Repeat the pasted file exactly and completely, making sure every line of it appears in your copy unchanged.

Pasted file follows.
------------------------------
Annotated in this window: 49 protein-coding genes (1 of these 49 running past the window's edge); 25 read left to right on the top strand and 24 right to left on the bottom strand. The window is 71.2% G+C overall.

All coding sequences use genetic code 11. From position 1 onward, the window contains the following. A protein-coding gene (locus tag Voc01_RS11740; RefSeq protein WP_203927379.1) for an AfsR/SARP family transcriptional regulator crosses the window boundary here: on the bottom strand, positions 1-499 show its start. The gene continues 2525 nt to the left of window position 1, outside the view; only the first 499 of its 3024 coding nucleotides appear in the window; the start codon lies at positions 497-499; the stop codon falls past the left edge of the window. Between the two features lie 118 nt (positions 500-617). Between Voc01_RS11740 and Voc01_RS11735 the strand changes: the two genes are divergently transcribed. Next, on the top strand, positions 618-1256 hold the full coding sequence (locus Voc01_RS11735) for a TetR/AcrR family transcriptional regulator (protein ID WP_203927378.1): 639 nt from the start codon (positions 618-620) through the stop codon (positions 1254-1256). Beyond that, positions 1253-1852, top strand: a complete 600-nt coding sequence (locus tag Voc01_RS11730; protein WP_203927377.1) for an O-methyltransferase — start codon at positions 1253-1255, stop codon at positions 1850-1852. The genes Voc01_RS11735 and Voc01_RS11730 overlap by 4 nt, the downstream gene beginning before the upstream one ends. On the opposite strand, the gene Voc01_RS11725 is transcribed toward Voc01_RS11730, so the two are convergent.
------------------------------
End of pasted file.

Annotated in this window: 49 protein-coding genes (1 of these 49 running past the window's edge); 25 read left to right on the top strand and 24 right to left on the bottom strand. The window is 71.2% G+C overall.

All coding sequences use genetic code 11. From position 1 onward, the window contains the following. A protein-coding gene (locus tag Voc01_RS11740; RefSeq protein WP_203927379.1) for an AfsR/SARP family transcriptional regulator crosses the window boundary here: on the bottom strand, positions 1-499 show its start. The gene continues 2525 nt to the left of window position 1, outside the view; only the first 499 of its 3024 coding nucleotides appear in the window; the start codon lies at positions 497-499; the stop codon falls past the left edge of the window. Between the two features lie 118 nt (positions 500-617). Between Voc01_RS11740 and Voc01_RS11735 the strand changes: the two genes are divergently transcribed. Next, on the top strand, positions 618-1256 hold the full coding sequence (locus Voc01_RS11735) for a TetR/AcrR family transcriptional regulator (protein ID WP_203927378.1): 639 nt from the start codon (positions 618-620) through the stop codon (positions 1254-1256). Beyond that, positions 1253-1852, top strand: a complete 600-nt coding sequence (locus tag Voc01_RS11730; protein WP_203927377.1) for an O-methyltransferase — start codon at positions 1253-1255, stop codon at positions 1850-1852. The genes Voc01_RS11735 and Voc01_RS11730 overlap by 4 nt, the downstream gene beginning before the upstream one ends. On the opposite strand, the gene Voc01_RS11725 is transcribed toward Voc01_RS11730, so the two are convergent.